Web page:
HEADLINES: Immigration

Published On: Donate

As Arizona’s controversial SB-1070 law goes into effect this week, pro-immigrant activists are scrambling to prepare and inform people on how to best safeguard themselves.  Activists, “have been telling immigrants who are in the United States illegally that they should offer only their name and date of birth – and carry no documents that show where they were born.”  The main purpose of their campaign is to eradicate fear in undocumented populations, by giving them the tools to be prepared, educated, and confident.  Much is still unknown on how SB-1070 is going to play out in actual execution, and there is still a lot of misinformation on the law, especially among undocumented people.  While the legal battle surrounding the law has been highly publicized, many do not have the time or the language skills to keep up with all of the new information.  SB-1070 might find itself back in the courts soon, though, as opponents are calling it a green light for racial profiling.  Once actual cases of enforcement are documented, it is very likely opponents of the law will thrust it back into the court system. [Abcnews]

While the Obama administration’s deferred action process is fairly simple in theory, it is proving massively complicated in execution.  Youth who have been trained to obscure their identity are now being asked to provide proof of the lives they have worked so long to conceal.  Immigration lawyers are having to ask their DREAMer clients to think outside of the box.  Rex Wingerton, volunteer coordinator at CASA de Maryland said, “You have to look under every rock, regardless of how stupid that rock might be.”  One 20-year old Honduran is turning to Facebook in order to prove his eligibility.  He “has no official records to cover the whole 16-month period, but, on his girlfriend’s suggestion, he brought in printouts documenting his casual habit of ‘checking in’ on his Facebook page – from the mall, from Olive Garden. ‘It just lets all my friends know what I’m doing, in case they want to join.’”  There is no guarantee, however, that this will be enough proof.  The DACA program is also far from free, costing 465 dollars per application, a hefty fee for many who would be eligible for the program.  Others DREAMers are worried that the political climate might change in the future, and that they would be endangering their families by enrolling in DACA.  The only thing that is clear now, however, is that deferred action is going to be an extremely complicated program. [Washpost]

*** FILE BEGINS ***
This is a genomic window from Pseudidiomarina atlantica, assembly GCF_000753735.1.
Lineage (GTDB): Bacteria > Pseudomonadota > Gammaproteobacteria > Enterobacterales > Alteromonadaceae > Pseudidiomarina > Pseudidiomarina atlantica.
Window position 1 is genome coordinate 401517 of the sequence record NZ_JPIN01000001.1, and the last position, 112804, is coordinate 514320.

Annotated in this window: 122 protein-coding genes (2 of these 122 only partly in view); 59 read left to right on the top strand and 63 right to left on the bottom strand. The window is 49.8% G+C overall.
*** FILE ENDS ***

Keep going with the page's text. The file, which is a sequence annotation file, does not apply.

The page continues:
Chicago took another large step towards being a national leader on immigration reform by approving the “Welcoming City Ordinance. ”  The ordinance is aimed at “preventing some undocumented immigrants from being detained or deported by federal immigration authorities.”  Chicago Mayor Rahm Emmanuel has had a lukewarm history with immigration reform, but he is now claiming that he “wants to make Chicago the most immigrant friendly city in the world.”   Chicago is not alone in enacting immigration reform at the city council level, as cities such as DC, San Francisco, Seattle, and El Paso have all passed similar legislation.  Other states, however, such as Georgia and Tennessee, have made it illegal to enact city-level welcoming ordinances.  The impact of the legislation is more symbolic than effectual, though, as, “since the 1980’s, an executive order calling on police not to detain undocumented immigrants for immigration status screenings in most cases has been in place.” [Huffpost]

The debate over high-skilled immigration has been thrust into the limelight, as a bill increasing the amount of STEM (science, technology, engineering, math) visas put forth by Republican congressman Lamar Smith of Texas will be announced next week.  Companies in the science and technology sector have long lamented the dearth of opportunity for immigrants in these fields, many of whom have studied in the United States.  This new bill would make 55,000 visas available to workers with doctorates in the STEM  fields.  This will especially be a boon for workers from China and India, who have a lot of challenges immigrating to America because the US has a cap on per-country visas.  Currently, even though China and India make up 35 percent of the world’s population, they only receive 7 percent of the total visas to enter the US.  The Republican bill would also, however, eliminate the diversity visa program, which allows for 55,000 visas for people from countries with low immigration rates to America.  While increasing STEM visas has widespread bipartisan support, Democrats are wary of ending the diversity visa program.  Democratic Representative Luis Guttierez of Illinois, the chair of the immigration task force for the Congressional Hispanic Caucus, said, “Republicans are only willing to increase legal immigration for immigrants they want by eliminating legal immigration for immigrants they don’t want.”   The Democrats, thus, introduced a bill, named Attracting the Best and Brightest Act (ABBA), which would incorporate the STEM Visas and keep the diversity visa program as is.  Democrats are wary, however, of voting against a STEM bill, as they want to seem supportive of both immigration reform and the technology sector, which is a major fundraising source for them.   Thus, for now, it seems that even though both parties have a shared immigration goal for once, partisan politics has still managed to make the issue divisive. (Hill)

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